Optimizing Thermal Performance of Building Envelopes by Mitigation of Thermal Bridging – Experimental and Numerical Investigation




Alhawari, Abdalhadi

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Due to regulatory requirements and a growing environmental consciousness, improving building energy performance is crucial in today's construction industry. Thermal bridge, which compromises buildings’ energy efficiency, durability, and indoor air quality is a pressing concern for building design and performance. This research aims to explore and address the phenomenon of thermal bridges in building envelope construction by offering valuable insights and innovative solutions. Two analysis methodologies have been incorporated in this research. The first method is a finite element simulation tool (HEAT3), which was used to predict the efficacy of the proposed ideas. The second method is a laboratory investigation that was performed using the hot box apparatus. A crucial aspect of this research initiative involved designing, constructing, and calibrating a unique hot box apparatus. This apparatus was constructed using vacuum insulation panels (VIPs) as core materials for its envelope. The choice of materials and construction details ensured exceptional temperature stability with minimal fluctuations within the chambers, a crucial factor for the performance of the hot box apparatus. Owning such a test facility provides a substantial advantage such as the ability to conduct multiple tests for each sample in significantly shorter timeframes, unlike commercial laboratories. Laboratory assessment is an important method to evaluate the real-world performance of building components. Besides numerical analysis, this dissertation stands as the first to experimentally assess the efficacy of an available thermal break product, which was highlighted in the literature as the most effective technique to mitigate the impacts of balcony thermal bridges. This dissertation also investigates two novel techniques aimed at reducing heat loss through balcony thermal bridges. Another key focus of this research was to investigate the impact of a generic aluminum cladding attachment system on the thermal performance of lightweight steel-framed wall systems. Overall, the outcomes of this research initiative demonstrate a high degree of consistency between results obtained through numerical simulations and experimental measurements. This work serves as a valuable resource for architects, engineers, and policymakers, facilitating the promotion of sustainable and energy-efficient building practices. It not only addresses critical issues related to thermal bridges but also proposes innovative solutions and provides a robust experimental platform to advance our understanding of building performance and energy efficiency.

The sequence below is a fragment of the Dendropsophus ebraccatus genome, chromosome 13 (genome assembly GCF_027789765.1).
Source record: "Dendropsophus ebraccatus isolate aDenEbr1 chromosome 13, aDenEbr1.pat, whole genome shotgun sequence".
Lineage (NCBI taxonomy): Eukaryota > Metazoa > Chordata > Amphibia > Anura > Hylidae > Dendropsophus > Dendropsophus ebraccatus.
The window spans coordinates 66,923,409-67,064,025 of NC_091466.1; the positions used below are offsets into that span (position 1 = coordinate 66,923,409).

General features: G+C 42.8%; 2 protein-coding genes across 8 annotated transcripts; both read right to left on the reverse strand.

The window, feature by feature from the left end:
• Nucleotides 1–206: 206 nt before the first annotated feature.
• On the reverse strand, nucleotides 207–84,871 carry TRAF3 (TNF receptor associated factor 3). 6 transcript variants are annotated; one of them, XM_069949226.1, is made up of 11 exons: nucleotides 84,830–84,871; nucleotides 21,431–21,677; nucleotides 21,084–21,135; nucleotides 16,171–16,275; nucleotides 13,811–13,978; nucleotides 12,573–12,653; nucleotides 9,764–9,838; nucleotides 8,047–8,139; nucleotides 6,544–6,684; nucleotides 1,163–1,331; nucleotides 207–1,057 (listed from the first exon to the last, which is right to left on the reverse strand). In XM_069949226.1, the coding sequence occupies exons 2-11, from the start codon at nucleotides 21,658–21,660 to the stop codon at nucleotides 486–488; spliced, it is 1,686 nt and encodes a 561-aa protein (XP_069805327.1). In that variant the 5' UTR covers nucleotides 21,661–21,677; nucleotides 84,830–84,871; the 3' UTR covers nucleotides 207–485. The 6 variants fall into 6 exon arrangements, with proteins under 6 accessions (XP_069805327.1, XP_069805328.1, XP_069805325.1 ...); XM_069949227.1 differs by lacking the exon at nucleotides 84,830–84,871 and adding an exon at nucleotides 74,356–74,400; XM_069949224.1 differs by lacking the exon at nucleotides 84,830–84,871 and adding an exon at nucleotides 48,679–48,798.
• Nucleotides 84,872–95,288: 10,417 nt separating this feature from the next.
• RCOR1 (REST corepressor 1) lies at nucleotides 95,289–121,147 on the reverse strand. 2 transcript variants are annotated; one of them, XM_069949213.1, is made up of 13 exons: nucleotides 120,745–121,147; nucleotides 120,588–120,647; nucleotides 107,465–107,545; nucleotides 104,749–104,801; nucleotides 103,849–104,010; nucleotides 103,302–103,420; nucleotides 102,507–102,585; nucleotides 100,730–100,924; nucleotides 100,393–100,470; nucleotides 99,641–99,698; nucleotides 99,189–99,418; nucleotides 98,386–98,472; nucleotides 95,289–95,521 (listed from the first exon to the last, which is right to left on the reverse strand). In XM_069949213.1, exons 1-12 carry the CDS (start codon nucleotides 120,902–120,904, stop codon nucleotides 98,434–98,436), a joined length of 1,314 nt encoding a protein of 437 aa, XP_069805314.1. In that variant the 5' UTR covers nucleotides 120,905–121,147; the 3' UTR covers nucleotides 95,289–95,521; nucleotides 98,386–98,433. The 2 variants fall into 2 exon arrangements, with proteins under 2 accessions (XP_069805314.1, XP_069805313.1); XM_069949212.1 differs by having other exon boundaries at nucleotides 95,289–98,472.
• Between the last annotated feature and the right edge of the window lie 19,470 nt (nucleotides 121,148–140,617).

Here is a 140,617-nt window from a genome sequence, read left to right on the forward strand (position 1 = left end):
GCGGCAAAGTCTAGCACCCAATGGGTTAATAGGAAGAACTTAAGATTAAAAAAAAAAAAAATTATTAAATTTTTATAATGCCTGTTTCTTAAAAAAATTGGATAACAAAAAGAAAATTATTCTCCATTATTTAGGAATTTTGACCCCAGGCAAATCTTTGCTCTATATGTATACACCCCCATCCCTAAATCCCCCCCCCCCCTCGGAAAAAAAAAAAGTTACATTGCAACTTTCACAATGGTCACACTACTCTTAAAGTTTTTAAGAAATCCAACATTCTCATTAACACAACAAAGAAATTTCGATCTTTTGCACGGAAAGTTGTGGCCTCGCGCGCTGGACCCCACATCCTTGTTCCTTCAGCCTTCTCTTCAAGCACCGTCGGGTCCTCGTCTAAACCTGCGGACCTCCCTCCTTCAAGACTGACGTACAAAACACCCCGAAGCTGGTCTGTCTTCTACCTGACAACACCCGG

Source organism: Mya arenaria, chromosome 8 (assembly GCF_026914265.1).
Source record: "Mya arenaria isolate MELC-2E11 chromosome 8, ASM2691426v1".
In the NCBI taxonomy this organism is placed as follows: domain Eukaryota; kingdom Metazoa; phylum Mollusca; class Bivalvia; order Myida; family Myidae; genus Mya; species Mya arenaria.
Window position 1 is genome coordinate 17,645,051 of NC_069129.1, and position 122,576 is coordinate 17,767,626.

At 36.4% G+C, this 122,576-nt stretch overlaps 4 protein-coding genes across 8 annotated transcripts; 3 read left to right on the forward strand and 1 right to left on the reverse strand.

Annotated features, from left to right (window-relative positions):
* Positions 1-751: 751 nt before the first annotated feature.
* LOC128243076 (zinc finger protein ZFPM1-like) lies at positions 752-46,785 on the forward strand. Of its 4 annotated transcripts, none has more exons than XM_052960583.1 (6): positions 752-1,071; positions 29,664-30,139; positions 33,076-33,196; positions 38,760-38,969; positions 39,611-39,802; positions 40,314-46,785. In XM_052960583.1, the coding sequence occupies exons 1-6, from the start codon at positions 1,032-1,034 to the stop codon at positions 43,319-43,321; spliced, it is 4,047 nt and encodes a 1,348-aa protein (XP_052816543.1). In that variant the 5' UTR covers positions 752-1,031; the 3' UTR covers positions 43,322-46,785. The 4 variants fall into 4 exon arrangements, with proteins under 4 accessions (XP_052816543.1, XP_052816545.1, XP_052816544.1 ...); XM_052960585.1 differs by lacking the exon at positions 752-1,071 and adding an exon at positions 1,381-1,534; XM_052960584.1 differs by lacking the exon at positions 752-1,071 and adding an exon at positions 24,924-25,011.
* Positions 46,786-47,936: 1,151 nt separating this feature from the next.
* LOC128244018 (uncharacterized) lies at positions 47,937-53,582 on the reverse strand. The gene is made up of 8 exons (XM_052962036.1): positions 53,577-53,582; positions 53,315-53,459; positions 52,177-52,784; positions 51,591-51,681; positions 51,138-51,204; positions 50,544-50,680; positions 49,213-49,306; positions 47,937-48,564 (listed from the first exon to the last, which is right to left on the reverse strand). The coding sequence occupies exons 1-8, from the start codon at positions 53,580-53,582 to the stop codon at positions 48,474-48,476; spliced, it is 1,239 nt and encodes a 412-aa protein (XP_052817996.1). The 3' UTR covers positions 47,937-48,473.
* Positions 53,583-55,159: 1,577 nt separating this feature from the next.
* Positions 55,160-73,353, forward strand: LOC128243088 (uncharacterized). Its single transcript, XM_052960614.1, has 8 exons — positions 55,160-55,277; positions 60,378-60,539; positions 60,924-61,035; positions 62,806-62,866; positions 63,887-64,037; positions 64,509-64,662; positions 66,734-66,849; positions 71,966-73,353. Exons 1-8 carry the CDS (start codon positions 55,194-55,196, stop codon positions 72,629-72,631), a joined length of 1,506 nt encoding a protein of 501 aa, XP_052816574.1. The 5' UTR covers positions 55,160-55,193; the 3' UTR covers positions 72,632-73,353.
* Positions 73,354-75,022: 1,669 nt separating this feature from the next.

Thermal Bridges, Hot Box Apparatus, Numerical Analysis, Building Energy Performance, Balcony Thermal Bridges, Cladding Attachments